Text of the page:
How overbuilt levees are raising flood risks in northeast Missouri
Data from the U.S. Army Corps of Engineers are supporting northeast Missouri residents' suspicions that overbuilt levees along the Upper Mississippi River have led to increased flooding for vulnerable communities.
The Corps of Engineers last spring surveyed levee heights in the Rock Island District, which runs from Keokuk, Iowa, to Thebes, Illinois, and discovered that 40 percent of the levees exceeded regulation. The federal agency released a model at the end of January that measured the impact the overbuilt levees have on river flooding. The model, however, requires an experienced engineer to operate, so environmental advocacy group American Rivers hired a consultant to do so this month.
The Corps of Engineers' model revealed that some areas, such as Pike County and Hannibal, would suffer the worst raises in floodwaters if it were to face another event like the Great Flood of 1993.
Pike County would see the "largest changes" in flood levels because of the raised levees in the Sny Island Levee Drainage District in Illinois, said Jonathan Remo, a geography professor at Southern Illinois University-Carbondale who conducted the research independently for American Rivers.
"They could see anywhere between about a half foot and 1.7 feet higher water surface in the river channel than there would normally be if the levees were at their approved heights," Remo said.
Levee and drainage districts, which manage levees, will build them higher to protect properties and assets from flooding. Research has shown that tall levees can constrict rivers and divert water into communities that have lower levees, or weaker protection, against flooding. Some residents in Lincoln, Pike and St. Charles have organized into a group called the Neighbors of the Mississippi to call for reduced levee heights because of the adverse effects that severe and frequent flooding has had on farmland, businesses and communities.
The region has seen multiple floods in the last decade, said Al Murry, Pike County's emergency management director.
"The bigger events are more severe," Murry said.
Environmental regulators in several states are working with environmental groups, engineers and other stakeholders to develop a plan to address flood risk along the Upper Mississippi River. Some, such as the Upper Mississippi, Illinois and Missouri Rivers Association, which represents the interests of some levee and drainage districts, believe the solution lies in building more levees and hard infrastructure to help the frequently flooded communities.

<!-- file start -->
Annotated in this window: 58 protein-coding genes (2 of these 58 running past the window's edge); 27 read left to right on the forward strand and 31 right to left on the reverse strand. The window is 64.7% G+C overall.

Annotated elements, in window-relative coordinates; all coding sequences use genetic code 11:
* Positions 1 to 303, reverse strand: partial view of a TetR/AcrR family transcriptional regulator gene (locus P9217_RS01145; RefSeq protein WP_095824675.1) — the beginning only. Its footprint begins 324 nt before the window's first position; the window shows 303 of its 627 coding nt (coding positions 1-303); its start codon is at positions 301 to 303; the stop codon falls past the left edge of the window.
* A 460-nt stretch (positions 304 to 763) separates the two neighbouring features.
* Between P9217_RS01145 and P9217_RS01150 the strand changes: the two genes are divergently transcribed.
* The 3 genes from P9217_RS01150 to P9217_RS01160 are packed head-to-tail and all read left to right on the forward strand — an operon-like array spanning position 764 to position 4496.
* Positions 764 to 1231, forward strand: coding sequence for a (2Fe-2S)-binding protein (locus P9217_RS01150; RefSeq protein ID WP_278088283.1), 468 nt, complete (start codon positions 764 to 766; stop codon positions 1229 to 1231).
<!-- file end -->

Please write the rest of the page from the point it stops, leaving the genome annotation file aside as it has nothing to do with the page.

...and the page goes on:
"We would argue that infrastructure should be in place throughout the entire Upper Mississippi, and that we all need to work together towards a plan that gets us there," said Aaron Baker, executive director of UMIMRA.
Mike Reed, superintendent at the Sny Island Levee Drainage District, wrote in an email that the district and other levee officials in the country aim to responsibly help communities protect themselves from life-threatening flooding.
"This multi-state group of officials have been, and always will be, focused on what actually happens when the rains come," Reed wrote, "and [the group] will always prioritize the safety and security of families living within the levee districts over the hypothetical theories and agenda-driven academics and others for whom the levees are just a distant distraction."
Illinois and Missouri drainage districts have been secretly lobbying the Corps of Engineers to weaken levee regulations, a joint investigation by ProPublica, The Center for Investigative Reporting and The Telegraph revealed today.
However, building taller levees could encourage a phenomenon known as "levee wars" where one property owner builds a levee to fend off diverted floodwaters caused by another raised levee. Some residents on the Missouri side are concerned that levees could get taller on the Illinois side, as the Illinois Department of Natural Resources continues to consider deregulating oversight of high levees.
"The higher you build, the higher the next guy has to build, and then that puts it back to you, and you have to do it again," Murry said. "There is no end to it."
Follow Eli on Twitter: @StoriesByEli